….is another man’s treasure. I’ve heard that saying all my life. I have experienced it myself, being someone who likes to walk through antique malls and flea markets. I’ve found some pretty good deals and found some rustic benches and crates and various other items to decorate my house. I like things that look old and have dings and scratches and even a little rust on them. Enamelware coffee pots, bluebirds and irises and yellow roses, tin and glass, window frames, and I like them looking used and worn. in the past, my dad would often offer to paint something for me or suggest it be painted, but I like things rustic. My house feels warmer when it’s filled with “things” that have a story, relationships, history, and aren’t brand new and perfect.
A few years ago, I was hauling off the remains of an old desk that was in pieces, no longer usable at all, and I also took a lava lamp – well not a real one but an imitation that was pretty and colorful but a little noisy, and I just didn’t need or want it around, plus a little water fountain that had one chip up on the corner, and a swan-neck floor lamp.
I pulled up to the dump/recycling center and proceeded to haul the pieces of the desk into the appropriate bin, then I set the 2 lamps down in a different place, kind of a “swap shop” where you put things that still work and are still decent that someone might want. That day there was a young guy working there, his girlfriend, and a couple of other men. They were all just sitting there laughing and talking and watching me dump those pieces of broken desk, but when I set the lava lamp down and was walking back to my car, I heard the girl say, “There’s a lava lamp,” and before I could get the next piece of trash out, her boyfriend had the lava lamp in his hands and was walking towards the office with it, going to try it out, I guess. Then finally finished with the trash, I set out the water fountain. I asked them if I should leave it there for someone to pick up or just dump it in the trash since it was chipped on the corner, but the young woman came up and was asking me about it. She seemed fascinated by it and I told her it still worked. Her boyfriend asked her, “Do you want it?” and she clearly did and took it in her hands and they walked off to the office again. I heard him tell her to come check out the lava lamp, that the colors were pretty. I thought he was kind of sweet to her, like he was giving her a very special and expensive gift. She seemed as happy as if it really was.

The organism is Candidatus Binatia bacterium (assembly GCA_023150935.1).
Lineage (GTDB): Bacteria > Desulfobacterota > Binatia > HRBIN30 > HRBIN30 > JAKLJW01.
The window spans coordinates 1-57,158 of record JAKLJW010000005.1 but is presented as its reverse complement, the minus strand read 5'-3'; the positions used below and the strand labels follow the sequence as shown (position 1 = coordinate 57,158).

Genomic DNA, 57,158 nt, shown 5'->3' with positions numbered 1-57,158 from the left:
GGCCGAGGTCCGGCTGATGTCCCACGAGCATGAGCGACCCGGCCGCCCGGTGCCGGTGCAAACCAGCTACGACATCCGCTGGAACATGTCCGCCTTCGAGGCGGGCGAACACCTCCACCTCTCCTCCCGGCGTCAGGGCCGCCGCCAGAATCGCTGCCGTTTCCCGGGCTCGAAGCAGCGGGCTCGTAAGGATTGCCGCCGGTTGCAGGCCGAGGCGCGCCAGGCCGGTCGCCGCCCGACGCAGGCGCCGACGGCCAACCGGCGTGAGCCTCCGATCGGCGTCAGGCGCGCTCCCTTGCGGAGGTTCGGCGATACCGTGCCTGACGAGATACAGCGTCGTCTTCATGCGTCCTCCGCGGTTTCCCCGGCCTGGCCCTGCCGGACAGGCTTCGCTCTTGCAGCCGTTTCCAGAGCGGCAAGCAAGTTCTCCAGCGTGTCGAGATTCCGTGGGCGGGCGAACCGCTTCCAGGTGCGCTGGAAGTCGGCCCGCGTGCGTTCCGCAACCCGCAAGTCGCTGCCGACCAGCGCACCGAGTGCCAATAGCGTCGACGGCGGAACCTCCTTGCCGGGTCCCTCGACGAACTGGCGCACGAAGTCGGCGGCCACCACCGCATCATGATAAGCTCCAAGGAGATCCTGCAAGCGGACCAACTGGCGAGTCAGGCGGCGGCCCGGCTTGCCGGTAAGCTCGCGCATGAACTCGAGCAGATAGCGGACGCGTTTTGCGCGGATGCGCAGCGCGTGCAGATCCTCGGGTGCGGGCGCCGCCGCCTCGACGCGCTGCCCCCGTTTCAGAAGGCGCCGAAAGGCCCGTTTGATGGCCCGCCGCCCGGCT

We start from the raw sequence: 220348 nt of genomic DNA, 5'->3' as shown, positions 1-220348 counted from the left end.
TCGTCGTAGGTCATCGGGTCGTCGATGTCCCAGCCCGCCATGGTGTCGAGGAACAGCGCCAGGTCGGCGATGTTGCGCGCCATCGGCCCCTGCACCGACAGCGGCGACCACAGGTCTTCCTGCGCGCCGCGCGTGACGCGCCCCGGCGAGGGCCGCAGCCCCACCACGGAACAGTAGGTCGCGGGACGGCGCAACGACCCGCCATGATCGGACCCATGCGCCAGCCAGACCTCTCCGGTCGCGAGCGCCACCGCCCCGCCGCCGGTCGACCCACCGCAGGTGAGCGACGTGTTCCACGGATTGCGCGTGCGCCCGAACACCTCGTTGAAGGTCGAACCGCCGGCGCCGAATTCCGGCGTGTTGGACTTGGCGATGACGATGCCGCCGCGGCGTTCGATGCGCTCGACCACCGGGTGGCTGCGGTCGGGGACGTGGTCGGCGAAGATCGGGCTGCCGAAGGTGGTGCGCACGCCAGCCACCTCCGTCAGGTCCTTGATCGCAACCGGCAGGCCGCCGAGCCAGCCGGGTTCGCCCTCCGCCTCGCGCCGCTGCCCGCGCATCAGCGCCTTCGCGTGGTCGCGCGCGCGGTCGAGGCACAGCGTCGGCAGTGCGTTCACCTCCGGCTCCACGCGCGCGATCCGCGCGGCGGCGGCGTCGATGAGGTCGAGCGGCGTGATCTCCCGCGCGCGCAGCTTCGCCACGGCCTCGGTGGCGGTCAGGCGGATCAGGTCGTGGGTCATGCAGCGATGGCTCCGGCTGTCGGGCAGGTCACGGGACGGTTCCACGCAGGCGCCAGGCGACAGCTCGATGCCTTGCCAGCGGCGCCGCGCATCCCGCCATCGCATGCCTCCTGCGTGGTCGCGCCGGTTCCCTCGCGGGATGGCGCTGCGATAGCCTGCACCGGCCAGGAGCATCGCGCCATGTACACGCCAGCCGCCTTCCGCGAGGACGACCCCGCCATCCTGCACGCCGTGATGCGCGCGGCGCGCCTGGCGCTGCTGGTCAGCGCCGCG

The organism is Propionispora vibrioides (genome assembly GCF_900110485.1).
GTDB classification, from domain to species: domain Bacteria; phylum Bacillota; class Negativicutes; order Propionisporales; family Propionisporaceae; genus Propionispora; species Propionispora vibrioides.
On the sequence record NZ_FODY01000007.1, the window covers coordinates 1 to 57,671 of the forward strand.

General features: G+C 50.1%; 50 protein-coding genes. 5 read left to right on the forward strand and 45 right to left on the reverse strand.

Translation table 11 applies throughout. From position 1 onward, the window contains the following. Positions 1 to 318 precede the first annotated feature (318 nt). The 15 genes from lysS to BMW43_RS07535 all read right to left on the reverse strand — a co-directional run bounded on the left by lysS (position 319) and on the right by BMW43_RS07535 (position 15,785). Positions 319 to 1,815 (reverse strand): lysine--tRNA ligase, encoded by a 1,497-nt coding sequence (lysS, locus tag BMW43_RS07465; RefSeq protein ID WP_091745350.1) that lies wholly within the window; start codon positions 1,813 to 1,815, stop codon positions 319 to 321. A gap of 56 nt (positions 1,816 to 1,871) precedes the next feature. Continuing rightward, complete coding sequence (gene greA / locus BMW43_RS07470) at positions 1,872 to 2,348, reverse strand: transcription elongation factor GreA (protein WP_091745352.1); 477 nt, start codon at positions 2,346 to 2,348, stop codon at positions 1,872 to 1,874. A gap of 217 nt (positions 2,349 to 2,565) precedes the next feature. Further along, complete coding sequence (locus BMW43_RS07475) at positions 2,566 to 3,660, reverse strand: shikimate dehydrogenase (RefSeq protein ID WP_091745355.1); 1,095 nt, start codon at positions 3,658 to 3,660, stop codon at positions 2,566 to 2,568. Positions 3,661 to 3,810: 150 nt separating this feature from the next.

I was smiling because this time my trash was their treasure. They seemed as pleased as they could be with the lamp and the fountain, and I’m reasonably sure the other lamp (which also worked, as I had checked it out before I took it) didn’t stay there long either. I’ve had that happen several times in the past, too, with some lawn chairs once that I didn’t even get set down on the ground. A lady took them out of my hands and put them straight into her car because they were in good shape, I just didn’t need them anymore, and also with a coffeepot and a printer. Once, a couple of people almost got over an argument over a couple of pieces of Fiesta ware I was leaving. I should also add that I’ve been on the other side of the swap, too. I drove up one time just as someone set out two checkered-fabric-covered rocking chairs, and they were exactly what I was looking for, right color, style, everything. Somehow I managed to get them both in my car. The friend I was with looked a bit embarrassed, but I didn’t feel bad about it at all.
I have so much stuff that I don’t use (some of it is my mom’s from when she lived here with me), stashed away in closets and cabinets and drawers, and periodically I make a real effort to clean some of it out and if it’s anything I think someone else might like or want then I take it to the “swap shop” or the hospital auxiliary or donate to my parents’ church for their flea markets. I think it’s good to circulate “stuff” around and recycle it and make new uses for things. I like the idea of old things and sometimes try to imagine who used it before, what kind of people they were, or what kind of house they lived in, and now I also try to get rid of some old items before I buy new ones to bring into my house so I don’t get overtaken with too much clutter and too many “things.” After all, you just never know what will strike someone’s fancy, and I was glad that day I had made that young couple pretty happy with an old lava lamp and a broken water fountain. I hope they enjoyed it. I told a couple of people about that experience and one of them asked me if it made me happy to see their excitement about those things, and I said yes, it really did. I was smiling when I drove off that afternoon. The other one asked me if they had thanked me. I said No, they didn’t. I didn’t really expect it. After all, I wasn’t really giving them anything; I was dumping it, and they just picked it up. It kind of made me think, though, about how someone can be so excited by or satisfied with something that I thought was too broken to use or too noisy. One woman’s trash truly is another woman’s treasure.
The original version of this post was written back on June 22, 2006, and posted in a different blog I had back then. But in light of a recent discussion about recycling, it seems just as relevant now as it did those years ago, maybe even more so, because I think more and more people are latching onto the idea of recycling and re-purposing and decluttering. Living a more simple life can be liberating, I’ve found, and makes me feel good to be living a little lighter on the planet